The poem starts with the old priest, Peter Gilligan who is very, very tired. Half of his ‘flock’ were dead. Sleeping in their beds and lying down under the green sods are metaphors for them being dead. ‘Flock’ here means parish or the people who depend on the priest. This shows that the priest had a considerable number of people depending on him and he is the only one they can depend on. This combined with the ‘green sods’ gives us an image of a countryside, where people to priest ratio is very high. So, we have a priest in a countryside, presumably a rural area who is very tired.
‘Another poor man sends for the priest’: This shows that the people who sent for him previously, the half of his flock who are dead, are also mostly poor. So this paints us an image of a poor countryside with a single priest.
The priest grieves hearing that another man was going to die. This shows he cares for the people and that he was a good person. Such a person makes an outburst. This goes to show his tiredness and the extent of death which visited the village recently.
The night descends. Vivid imagery is used to describe its onset. God is said to whisper to mankind. This shows that God is closest to us when we are at our very peaceful and convys the benevolence of the Almighty.
When morning comes, the priest wakes up, in anxiety that he has failed to do his divine duty, and rides like the wind on the horse. ‘Rocky lane and fen’ and such imagery cement the idea that the setting of the poem is in a poor countryside. ‘Mavrone! Mavrone!’ the priest cries. This is Irish for a cry of grief. This shows the setting is in an Irish countryside, no surprise there, knowing that Yeats was Irish.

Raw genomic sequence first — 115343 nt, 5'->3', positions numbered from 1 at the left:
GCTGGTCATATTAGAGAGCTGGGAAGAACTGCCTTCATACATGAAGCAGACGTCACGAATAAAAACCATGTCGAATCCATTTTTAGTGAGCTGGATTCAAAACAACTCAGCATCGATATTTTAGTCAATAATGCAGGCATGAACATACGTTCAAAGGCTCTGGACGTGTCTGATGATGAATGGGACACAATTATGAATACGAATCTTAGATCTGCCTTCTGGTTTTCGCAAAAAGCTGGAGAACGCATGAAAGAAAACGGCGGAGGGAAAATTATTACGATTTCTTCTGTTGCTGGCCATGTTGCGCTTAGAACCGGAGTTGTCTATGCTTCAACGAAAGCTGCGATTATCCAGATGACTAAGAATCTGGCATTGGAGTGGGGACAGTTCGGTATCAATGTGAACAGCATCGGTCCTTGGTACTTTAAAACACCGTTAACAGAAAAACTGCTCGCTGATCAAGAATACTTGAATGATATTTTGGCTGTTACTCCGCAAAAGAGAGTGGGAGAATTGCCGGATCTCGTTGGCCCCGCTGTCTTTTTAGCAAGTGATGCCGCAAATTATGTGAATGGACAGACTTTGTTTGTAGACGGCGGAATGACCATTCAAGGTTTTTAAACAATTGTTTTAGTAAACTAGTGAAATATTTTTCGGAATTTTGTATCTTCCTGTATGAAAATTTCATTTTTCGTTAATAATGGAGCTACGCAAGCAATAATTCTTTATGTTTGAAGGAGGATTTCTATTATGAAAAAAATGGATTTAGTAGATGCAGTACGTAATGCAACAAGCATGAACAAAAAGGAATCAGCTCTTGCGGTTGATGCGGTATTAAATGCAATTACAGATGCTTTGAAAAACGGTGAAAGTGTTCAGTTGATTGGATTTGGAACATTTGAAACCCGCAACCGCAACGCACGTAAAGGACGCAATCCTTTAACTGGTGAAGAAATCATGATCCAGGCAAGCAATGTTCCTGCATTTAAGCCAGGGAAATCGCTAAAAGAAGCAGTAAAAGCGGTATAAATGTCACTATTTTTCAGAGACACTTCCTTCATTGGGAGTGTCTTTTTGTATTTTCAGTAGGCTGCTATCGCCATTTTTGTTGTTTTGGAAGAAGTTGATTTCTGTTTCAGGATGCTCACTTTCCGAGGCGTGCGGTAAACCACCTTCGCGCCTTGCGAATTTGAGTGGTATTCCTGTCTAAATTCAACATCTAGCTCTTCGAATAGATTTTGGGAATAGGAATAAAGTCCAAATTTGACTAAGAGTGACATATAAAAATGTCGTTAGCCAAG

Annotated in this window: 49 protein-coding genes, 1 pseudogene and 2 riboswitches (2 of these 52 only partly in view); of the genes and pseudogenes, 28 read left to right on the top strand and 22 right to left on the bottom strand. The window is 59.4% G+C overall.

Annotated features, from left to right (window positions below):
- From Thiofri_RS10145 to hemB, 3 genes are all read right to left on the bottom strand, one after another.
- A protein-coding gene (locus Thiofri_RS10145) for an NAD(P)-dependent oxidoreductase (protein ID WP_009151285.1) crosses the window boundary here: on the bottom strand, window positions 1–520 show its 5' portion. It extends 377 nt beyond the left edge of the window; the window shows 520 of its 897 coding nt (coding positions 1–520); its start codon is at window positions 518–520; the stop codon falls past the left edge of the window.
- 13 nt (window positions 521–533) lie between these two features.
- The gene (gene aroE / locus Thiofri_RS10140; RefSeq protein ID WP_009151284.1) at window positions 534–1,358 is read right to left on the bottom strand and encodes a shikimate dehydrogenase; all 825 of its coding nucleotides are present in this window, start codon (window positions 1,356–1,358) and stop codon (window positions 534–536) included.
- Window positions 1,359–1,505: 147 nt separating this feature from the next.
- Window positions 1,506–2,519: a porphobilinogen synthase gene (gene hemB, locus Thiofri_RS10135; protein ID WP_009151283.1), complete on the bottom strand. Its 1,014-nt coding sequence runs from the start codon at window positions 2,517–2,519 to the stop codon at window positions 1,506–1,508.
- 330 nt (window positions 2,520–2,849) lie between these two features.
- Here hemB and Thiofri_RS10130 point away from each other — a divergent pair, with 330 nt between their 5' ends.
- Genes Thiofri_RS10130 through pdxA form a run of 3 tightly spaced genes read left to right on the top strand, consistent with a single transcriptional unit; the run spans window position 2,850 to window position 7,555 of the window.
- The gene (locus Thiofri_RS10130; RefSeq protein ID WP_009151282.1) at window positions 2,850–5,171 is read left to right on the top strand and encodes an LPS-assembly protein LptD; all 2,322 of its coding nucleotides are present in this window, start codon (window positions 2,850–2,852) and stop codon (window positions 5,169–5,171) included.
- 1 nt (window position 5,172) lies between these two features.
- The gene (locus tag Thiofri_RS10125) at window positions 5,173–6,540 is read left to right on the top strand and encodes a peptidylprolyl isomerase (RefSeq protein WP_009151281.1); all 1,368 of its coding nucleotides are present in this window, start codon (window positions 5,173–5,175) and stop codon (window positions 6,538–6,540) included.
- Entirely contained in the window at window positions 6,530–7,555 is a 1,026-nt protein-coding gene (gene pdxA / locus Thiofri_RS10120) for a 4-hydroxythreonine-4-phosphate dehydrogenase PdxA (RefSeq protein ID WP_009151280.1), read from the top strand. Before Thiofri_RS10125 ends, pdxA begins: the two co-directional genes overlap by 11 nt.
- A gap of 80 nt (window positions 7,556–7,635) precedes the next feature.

When the priest reaches the poor man’s house, fearing he already died when he (the priest) was asleep, the man’s wife says, ‘Father! You’ve come again!’ Though this is the first time that Father Gilligan came to the man’s house, the wife says it is the second. The explanation is given in the following stanzas.
The priest says ‘And the poor man died?’ He does not notice the ‘again’ part of the wife’s greeting. This shows that he was genuinely distressed for the man. The wife says that he died an hour ago, peacefully and happily when the priest left. It finally sinks to Father Gilligan the implication of what the wife was saying.
He thanks the merciful God who took pity on his tired self and sent an angel of His, to do his work for him.
This is one of the few poems of Yeats that has religious intonations in it.
Central Idea of The Ballad of Father Gilligan
The central idea of the poem is to show that God is merciful. He sends help for those in need of it and at times when they need it the most. The poem also shows the Irish countryside and its poverty and is Yeats’s one of the very few contributions to Irish folklore.
The tone of The Ballad of Father Gilligan
The tone of the poem is sad and depressing at first; with all the deaths of the poor people. It turns repentant when Father Gilligan asks for forgiveness for his outburst. Then it turns hurried and suspenseful as he rides quickly to the man’s house. Finally, it turns hopeful. It shows that there is a help to those who need it the most.
W B Yeats writes a simple ballad telling a small story with some depths to it.
Contributor: Uttej Reddy